Nuclear Engineer Dr. Abraham Weitzberg has seen the ups and downs of the nuclear industry from its beginning – and from the inside out. Accepted to the undergraduate program at MIT’s Department of Chemical Engineering in 1953, Abe switched to the nascent field of Nuclear Engineering when he encountered “smelly experiences” at a refinery and chemical plant. After receiving his Ph.D. in 1962, he worked at Atomics International (AI) in Canoga Park, CA, working on the physics and safety of space reactors (at the time, space was another promising new field).
From 1965-1977 Abe worked for General Electric, first on liquid metal fast reactors then boiling water reactors (BWRs). For several years he led GE’s Nuclear Methods Group developing nuclear analytical methods – the precursors of today’s data-intensive computer modeling. Since 1977 he has been a consultant for utilities, the Department of Energy and its national laboratories (Oak Ridge, Sandia, others), the Electric Power Research Institute, the Nuclear Regulatory Commission, and NASA.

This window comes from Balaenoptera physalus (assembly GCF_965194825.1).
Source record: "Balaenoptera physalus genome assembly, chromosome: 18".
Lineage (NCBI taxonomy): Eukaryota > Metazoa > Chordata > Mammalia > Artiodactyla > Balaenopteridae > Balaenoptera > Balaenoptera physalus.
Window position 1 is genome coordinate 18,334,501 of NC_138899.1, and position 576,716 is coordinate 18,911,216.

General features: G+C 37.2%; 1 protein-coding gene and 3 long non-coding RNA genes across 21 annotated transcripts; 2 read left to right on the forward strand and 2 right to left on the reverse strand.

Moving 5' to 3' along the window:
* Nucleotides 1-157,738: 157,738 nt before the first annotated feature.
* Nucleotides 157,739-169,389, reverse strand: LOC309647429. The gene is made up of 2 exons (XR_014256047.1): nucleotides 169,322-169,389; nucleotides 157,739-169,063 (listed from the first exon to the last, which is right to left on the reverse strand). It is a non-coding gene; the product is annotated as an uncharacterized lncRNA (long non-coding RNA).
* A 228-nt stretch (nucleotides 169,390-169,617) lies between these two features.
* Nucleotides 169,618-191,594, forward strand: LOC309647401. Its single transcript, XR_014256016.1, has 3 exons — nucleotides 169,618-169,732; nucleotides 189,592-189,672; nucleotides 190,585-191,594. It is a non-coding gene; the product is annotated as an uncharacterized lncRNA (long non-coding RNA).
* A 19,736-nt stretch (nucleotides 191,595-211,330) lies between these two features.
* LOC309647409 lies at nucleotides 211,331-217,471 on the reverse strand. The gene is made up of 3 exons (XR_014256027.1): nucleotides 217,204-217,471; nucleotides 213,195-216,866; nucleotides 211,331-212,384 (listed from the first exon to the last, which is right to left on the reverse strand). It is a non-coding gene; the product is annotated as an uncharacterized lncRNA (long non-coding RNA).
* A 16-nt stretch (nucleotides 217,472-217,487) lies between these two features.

Last year, Abe was awarded the American Nuclear Society’s 2017 Standards Service Award “in recognition of nearly 50 years of outstanding contributions in pioneering new reactor physics standards as a working group member and working group.” He’s made a substantial contribution to CGNP’s filings before California’s Public Utilities Commission, and continues to perform consulting work on nuclear space propulsion systems.